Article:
Wednesday, January 30, 2013

Letter B books for Batman

Bobo has discovered the "easy reader" section of the library. This is where the beginning reader books are housed as well as beginning chapter books. Batman: The Brave and the Bold is a level 3 series of chapter books, which I find challenging for beginners. I read about 2 chapters aloud each night and it takes 20-30 minutes depending on how many questions Bobo asks. The vocabulary is challenging, so I can't imagine how long it would take an independent reader to finish.

Sidekicks Save the Day! begins with Robin, Aqualad and Speedy as children. They want more responsibility with missions. The heroes still think they have a lot to learn. Then, we jump to the sidekicks being grown up and finally getting a mission of their own. I think these books rely heavily on the show, but I haven't seen  it. The illustrations seem to be stills of the show with some blurriness. It is not my favorite thing to read aloud, but I still give it my all because Bobo:
1. Chose something on his own.
2. Is excited about reading these.
3. Is building his memory and anticipation by reading a few chapters each night.

Batman Versus Man-Bat, yes! The title is enough to reel you in, or a least me, and Bobo. Batman's enemy in this book is a bat who looks like a man, as opposed to a  man who dresses as a bat. This book is a level 2 and much more my speed. The story can be completed in one sitting and the story is interesting. Plus, it's really fun to say MAN-BAT in an ominous voice. The illustrations are vibrant and fit the mood and size of the book. 

And my pick is from the picture book section. Batman and the Toxic Terror features my favorite villain, Poison Ivy. The large pictures and minimal text make this Batman book ideal for preschoolers. Batman faces mutant tree and flies using the bat-glider. It takes place on Earth Day, so it would be a fun read to share that day as well.

Saturday, January 19, 2013

Alcatraz Series by Brandon Sanderson

Alcatraz versus the Evil Librarians
Alcatraz versus the Scrivener's Bones
Alcatraz versus the Knights of Crystallia
Alcatraz versus the Shattered Lens

All by Brandon Sanderson

My Rating: 5 out of 5 Horn-rimmed Glasses

Recommends for readers of A Series of Unfortunate Events, Spiderwick Chronicles and perhaps The Chronicles of Narnia

Summary: Alcatraz Smedry has the unfortunate knack for breaking things. After receiving a mysterious gift at the home of yet another foster family, Alcatraz discovers his talent may not be so unfortunate after all. Follow Acatraz's anti-hero antics as he tries to stop the evil librarians from taking over the rest of the world with the aid of a family he never expected.

Review: The witty characters of Sanderson's Alcatraz series weave an imaginative tale of epic proportions spanning four books. From book one, we are introduced to the sarcastic and bewildered main character who must accept a family and a homeland he never knew existed. Our world is being run by evil librarians, while the Smedry clan hails from the Free Kingdoms. No one knows this of course, because librarians hold the power of information.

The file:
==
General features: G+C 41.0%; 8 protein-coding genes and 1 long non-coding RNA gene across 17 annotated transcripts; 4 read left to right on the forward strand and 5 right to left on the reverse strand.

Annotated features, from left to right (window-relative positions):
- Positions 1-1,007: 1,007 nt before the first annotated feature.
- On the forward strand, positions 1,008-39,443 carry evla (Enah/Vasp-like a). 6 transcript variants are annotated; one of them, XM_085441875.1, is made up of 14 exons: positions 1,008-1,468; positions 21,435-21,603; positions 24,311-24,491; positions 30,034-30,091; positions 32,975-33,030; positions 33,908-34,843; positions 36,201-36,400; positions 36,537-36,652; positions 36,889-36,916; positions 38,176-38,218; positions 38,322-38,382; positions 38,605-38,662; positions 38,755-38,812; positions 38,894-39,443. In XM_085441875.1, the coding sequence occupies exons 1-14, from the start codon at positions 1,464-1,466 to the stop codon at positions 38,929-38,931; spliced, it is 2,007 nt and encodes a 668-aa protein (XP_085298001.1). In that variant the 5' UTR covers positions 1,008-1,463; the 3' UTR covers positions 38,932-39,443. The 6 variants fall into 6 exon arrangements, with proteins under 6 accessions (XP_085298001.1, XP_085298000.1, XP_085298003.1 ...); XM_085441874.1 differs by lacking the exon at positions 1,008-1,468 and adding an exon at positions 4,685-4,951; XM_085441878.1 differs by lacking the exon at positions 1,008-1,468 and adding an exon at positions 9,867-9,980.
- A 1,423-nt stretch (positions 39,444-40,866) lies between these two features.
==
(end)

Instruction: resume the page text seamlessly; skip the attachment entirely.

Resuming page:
The first book of the series is by far my favorite. Although each book has its own strengths, I think the first is the funniest. Alcatraz is a bit like another orphan we know and love in that he doesn't quite believe in his talents and is famous beyond words in a parallel world. Yet, Alcatraz is both sneaky and snarky. He doesn't quite trust his family or its talents.

I wrote about the second book right after finishing it,
I don't know if I find the series so funny because I'm a librarian, or because it is simply funny. Alcatraz is quirky to say the least and perhaps a little insane at most. The action is, of course, superb with crazier traps and darker foes. I don't usually go for books with an unreliable narrator, but Alcatraz is just the right mix of deceit and truth. I find him endearing.
The entire series is well worth the read. Each book builds momentum with Alcatraz gaining confidence in his family, friends and himself.

Sensitive Readers Beware: I can't think of anything objectionable in the books. There is funny nudity in book four. Enjoy!

Friday, January 18, 2013

Preschool Trays

(Age Four)

The trays this week are based off of mommy's reading and discovery time for Basic Montessori: Learning Activities for Under-Fives by David Gettman. I try to read at least one non-fiction book a month in addition to my reading for fun, work and review.

I learned about the five areas of work in the Montessori method, Practical Life, Sensorial, Language, Mathematics and Geography & Cultural Studies. Gettman offers explanation and examples of each area.

We are still working our way through Bobo's science kit by Learning Resources. I'm not sure what area it fits in with Montessori. We talked about which items he thought would float and tried it out.

The block puzzles from allourdays works on math.